Judas Iscariot’s betrayal alerts us to the fact that no one is exempt from the possibility of betraying Jesus. As the disciples sat together with Jesus at the last supper, Jesus made an announcement: “Behold,
Missionaries, like other servants of God, face the temptation of discouragement. Some things that contribute to discouragement include working among an unresponsive or hostile people group; frequent ministry trips away from spouses and family; trying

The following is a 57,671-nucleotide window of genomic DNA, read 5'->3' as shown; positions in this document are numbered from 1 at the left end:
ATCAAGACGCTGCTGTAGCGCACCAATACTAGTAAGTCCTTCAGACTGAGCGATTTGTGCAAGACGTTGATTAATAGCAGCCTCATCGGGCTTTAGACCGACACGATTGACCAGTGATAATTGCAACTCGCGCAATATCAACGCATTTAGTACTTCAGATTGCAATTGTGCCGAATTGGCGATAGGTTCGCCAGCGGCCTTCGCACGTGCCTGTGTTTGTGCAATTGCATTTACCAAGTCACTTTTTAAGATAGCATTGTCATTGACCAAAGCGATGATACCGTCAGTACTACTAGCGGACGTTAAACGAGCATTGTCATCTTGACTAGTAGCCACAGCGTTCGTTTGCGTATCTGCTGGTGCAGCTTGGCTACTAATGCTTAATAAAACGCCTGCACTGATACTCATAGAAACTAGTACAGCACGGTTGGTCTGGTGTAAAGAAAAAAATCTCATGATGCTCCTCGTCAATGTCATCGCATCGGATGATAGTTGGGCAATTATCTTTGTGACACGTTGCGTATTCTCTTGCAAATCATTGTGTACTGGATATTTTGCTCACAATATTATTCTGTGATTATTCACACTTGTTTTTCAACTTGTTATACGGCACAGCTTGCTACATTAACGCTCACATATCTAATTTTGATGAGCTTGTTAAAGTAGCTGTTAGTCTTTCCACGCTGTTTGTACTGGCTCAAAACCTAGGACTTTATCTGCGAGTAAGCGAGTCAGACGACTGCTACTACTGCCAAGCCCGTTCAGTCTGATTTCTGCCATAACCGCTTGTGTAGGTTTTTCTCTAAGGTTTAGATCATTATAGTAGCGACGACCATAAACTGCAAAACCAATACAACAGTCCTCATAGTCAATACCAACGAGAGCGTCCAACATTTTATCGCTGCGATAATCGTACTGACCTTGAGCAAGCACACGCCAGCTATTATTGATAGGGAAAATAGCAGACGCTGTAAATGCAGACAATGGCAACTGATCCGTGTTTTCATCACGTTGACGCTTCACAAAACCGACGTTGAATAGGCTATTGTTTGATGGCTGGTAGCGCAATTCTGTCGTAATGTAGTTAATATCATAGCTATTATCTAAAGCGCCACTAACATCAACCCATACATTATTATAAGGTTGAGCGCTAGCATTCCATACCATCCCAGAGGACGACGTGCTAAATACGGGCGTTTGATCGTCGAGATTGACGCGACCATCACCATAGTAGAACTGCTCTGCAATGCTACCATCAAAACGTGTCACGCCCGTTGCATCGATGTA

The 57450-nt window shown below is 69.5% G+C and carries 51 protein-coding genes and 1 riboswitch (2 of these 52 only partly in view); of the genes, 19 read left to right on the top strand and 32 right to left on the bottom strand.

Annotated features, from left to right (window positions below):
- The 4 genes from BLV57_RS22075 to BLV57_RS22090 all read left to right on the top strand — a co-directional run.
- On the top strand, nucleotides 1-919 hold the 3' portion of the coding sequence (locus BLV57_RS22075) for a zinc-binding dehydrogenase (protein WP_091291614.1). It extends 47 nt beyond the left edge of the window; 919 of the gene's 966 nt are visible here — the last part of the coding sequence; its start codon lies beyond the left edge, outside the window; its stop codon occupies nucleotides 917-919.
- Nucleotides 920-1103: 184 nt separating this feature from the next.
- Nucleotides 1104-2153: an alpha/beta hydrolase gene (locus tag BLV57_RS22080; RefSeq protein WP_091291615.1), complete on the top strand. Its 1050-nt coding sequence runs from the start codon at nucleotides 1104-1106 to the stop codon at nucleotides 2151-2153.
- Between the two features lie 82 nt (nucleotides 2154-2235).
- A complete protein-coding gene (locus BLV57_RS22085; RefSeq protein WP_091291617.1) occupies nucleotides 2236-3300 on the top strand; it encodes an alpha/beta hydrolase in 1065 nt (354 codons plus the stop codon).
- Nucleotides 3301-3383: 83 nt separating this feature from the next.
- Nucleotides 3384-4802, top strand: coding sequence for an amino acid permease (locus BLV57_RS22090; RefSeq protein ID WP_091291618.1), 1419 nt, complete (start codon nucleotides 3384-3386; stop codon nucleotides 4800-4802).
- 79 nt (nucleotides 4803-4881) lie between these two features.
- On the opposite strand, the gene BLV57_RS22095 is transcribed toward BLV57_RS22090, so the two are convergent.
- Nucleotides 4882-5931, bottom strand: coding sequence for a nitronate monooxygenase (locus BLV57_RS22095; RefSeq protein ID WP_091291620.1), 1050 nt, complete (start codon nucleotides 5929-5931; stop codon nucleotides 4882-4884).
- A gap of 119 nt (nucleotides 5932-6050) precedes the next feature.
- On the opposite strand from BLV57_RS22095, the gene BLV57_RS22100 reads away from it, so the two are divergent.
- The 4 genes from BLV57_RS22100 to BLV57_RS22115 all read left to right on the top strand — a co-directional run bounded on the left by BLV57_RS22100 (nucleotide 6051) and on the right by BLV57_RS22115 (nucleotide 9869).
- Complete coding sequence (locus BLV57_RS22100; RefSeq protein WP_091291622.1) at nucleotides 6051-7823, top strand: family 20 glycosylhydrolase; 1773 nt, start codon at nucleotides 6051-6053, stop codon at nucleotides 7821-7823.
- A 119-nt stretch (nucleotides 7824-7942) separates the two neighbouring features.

Luke 1:26-42 is a very interesting account of a women who willingly rendered herself to God’s service, to God’s plan, to God’s program, and to God’s proposal. It challenges me when I read Mary’s humble response to